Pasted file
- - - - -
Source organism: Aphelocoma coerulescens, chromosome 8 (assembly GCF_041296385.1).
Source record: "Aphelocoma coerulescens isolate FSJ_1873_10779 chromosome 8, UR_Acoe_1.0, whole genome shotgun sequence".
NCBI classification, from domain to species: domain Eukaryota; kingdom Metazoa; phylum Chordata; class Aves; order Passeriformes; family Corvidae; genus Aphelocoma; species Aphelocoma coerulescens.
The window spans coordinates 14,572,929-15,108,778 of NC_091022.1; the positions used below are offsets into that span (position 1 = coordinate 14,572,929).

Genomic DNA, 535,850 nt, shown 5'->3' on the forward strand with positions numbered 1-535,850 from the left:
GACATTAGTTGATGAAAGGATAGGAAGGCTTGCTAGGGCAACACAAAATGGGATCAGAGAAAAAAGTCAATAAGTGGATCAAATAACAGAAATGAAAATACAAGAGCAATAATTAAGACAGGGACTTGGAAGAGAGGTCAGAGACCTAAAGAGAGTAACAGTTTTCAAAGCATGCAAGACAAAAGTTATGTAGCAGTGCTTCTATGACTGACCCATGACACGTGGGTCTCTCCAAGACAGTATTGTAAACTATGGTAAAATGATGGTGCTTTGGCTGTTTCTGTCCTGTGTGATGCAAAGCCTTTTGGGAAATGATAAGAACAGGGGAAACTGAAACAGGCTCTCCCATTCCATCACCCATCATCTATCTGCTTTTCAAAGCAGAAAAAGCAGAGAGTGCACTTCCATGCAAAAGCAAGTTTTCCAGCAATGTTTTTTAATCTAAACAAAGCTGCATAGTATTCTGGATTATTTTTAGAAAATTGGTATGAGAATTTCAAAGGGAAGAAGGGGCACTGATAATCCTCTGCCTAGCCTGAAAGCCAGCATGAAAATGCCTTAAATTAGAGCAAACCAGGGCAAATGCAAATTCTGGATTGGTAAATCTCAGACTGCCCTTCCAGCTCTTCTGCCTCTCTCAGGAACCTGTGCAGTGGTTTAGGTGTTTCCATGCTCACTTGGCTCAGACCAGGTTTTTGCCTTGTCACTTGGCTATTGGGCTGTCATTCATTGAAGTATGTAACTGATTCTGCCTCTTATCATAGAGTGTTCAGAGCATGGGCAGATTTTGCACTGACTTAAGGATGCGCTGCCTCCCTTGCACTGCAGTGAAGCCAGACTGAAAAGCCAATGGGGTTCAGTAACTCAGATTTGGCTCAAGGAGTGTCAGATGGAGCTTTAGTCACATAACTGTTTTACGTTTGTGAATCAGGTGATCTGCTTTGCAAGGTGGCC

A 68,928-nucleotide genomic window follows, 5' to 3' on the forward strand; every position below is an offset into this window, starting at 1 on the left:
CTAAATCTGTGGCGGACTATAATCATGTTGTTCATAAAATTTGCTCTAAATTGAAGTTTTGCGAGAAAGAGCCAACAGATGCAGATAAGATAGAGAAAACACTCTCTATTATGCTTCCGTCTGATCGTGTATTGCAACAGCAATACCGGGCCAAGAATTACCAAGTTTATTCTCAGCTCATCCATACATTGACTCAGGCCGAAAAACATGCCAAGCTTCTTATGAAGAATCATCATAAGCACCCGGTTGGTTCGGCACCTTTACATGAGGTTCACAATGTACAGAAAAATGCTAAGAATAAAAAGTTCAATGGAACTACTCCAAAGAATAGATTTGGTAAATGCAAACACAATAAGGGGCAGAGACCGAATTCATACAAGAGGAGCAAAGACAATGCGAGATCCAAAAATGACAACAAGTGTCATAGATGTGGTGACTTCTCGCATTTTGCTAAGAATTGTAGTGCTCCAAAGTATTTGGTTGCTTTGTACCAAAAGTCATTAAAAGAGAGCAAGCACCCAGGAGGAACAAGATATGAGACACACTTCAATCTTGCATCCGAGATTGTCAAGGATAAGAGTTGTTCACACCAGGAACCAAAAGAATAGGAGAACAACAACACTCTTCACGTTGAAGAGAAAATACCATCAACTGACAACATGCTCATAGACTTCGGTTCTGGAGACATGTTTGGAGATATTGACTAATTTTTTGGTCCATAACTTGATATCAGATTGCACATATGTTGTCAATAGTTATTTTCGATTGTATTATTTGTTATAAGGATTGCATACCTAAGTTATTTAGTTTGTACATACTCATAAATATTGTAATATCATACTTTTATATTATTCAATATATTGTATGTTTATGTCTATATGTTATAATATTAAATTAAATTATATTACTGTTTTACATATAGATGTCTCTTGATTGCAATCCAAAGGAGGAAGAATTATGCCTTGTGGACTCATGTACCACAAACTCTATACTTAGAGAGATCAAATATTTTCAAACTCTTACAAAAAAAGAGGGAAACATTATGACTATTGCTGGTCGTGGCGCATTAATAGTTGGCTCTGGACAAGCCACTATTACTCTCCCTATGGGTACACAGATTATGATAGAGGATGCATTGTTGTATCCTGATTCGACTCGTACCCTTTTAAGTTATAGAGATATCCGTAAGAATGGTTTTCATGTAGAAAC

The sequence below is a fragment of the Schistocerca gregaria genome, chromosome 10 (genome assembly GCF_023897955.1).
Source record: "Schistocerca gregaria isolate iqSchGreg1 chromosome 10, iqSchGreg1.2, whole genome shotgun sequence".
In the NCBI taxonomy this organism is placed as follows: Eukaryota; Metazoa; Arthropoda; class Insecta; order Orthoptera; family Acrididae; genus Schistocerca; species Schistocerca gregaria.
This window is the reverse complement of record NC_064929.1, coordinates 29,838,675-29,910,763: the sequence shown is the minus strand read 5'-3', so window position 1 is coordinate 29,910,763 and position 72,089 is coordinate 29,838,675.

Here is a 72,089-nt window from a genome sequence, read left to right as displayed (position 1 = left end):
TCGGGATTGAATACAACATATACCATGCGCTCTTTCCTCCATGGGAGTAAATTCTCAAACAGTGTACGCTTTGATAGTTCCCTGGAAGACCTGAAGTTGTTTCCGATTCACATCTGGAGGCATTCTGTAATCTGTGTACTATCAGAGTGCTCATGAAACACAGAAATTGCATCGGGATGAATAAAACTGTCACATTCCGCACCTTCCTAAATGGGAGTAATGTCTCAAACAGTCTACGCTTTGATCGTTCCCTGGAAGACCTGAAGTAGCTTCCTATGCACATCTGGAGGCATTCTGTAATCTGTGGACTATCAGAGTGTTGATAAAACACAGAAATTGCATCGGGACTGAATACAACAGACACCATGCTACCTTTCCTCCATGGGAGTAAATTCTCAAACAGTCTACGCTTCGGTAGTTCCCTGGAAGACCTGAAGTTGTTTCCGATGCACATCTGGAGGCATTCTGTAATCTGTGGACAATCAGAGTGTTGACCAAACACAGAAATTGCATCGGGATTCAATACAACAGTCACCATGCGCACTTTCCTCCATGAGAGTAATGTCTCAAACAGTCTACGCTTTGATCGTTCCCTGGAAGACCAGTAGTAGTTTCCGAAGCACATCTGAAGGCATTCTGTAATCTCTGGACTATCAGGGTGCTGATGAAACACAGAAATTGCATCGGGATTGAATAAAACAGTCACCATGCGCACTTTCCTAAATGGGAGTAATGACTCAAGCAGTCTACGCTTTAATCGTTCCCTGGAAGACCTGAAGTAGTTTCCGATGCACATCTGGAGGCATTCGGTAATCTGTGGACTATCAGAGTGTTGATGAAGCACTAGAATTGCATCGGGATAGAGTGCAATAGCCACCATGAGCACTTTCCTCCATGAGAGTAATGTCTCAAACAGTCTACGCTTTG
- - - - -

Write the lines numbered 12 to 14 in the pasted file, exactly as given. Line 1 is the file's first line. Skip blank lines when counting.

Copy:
This window is the reverse complement of record NC_064929.1, coordinates 29,838,675-29,910,763: the sequence shown is the minus strand read 5'-3', so window position 1 is coordinate 29,910,763 and position 72,089 is coordinate 29,838,675.

Here is a 72,089-nt window from a genome sequence, read left to right as displayed (position 1 = left end):
TCGGGATTGAATACAACATATACCATGCGCTCTTTCCTCCATGGGAGTAAATTCTCAAACAGTGTACGCTTTGATAGTTCCCTGGAAGACCTGAAGTTGTTTCCGATTCACATCTGGAGGCATTCTGTAATCTGTGTACTATCAGAGTGCTCATGAAACACAGAAATTGCATCGGGATGAATAAAACTGTCACATTCCGCACCTTCCTAAATGGGAGTAATGTCTCAAACAGTCTACGCTTTGATCGTTCCCTGGAAGACCTGAAGTAGCTTCCTATGCACATCTGGAGGCATTCTGTAATCTGTGGACTATCAGAGTGTTGATAAAACACAGAAATTGCATCGGGACTGAATACAACAGACACCATGCTACCTTTCCTCCATGGGAGTAAATTCTCAAACAGTCTACGCTTCGGTAGTTCCCTGGAAGACCTGAAGTTGTTTCCGATGCACATCTGGAGGCATTCTGTAATCTGTGGACAATCAGAGTGTTGACCAAACACAGAAATTGCATCGGGATTCAATACAACAGTCACCATGCGCACTTTCCTCCATGAGAGTAATGTCTCAAACAGTCTACGCTTTGATCGTTCCCTGGAAGACCAGTAGTAGTTTCCGAAGCACATCTGAAGGCATTCTGTAATCTCTGGACTATCAGGGTGCTGATGAAACACAGAAATTGCATCGGGATTGAATAAAACAGTCACCATGCGCACTTTCCTAAATGGGAGTAATGACTCAAGCAGTCTACGCTTTAATCGTTCCCTGGAAGACCTGAAGTAGTTTCCGATGCACATCTGGAGGCATTCGGTAATCTGTGGACTATCAGAGTGTTGATGAAGCACTAGAATTGCATCGGGATAGAGTGCAATAGCCACCATGAGCACTTTCCTCCATGAGAGTAATGTCTCAAACAGTCTACGCTTTG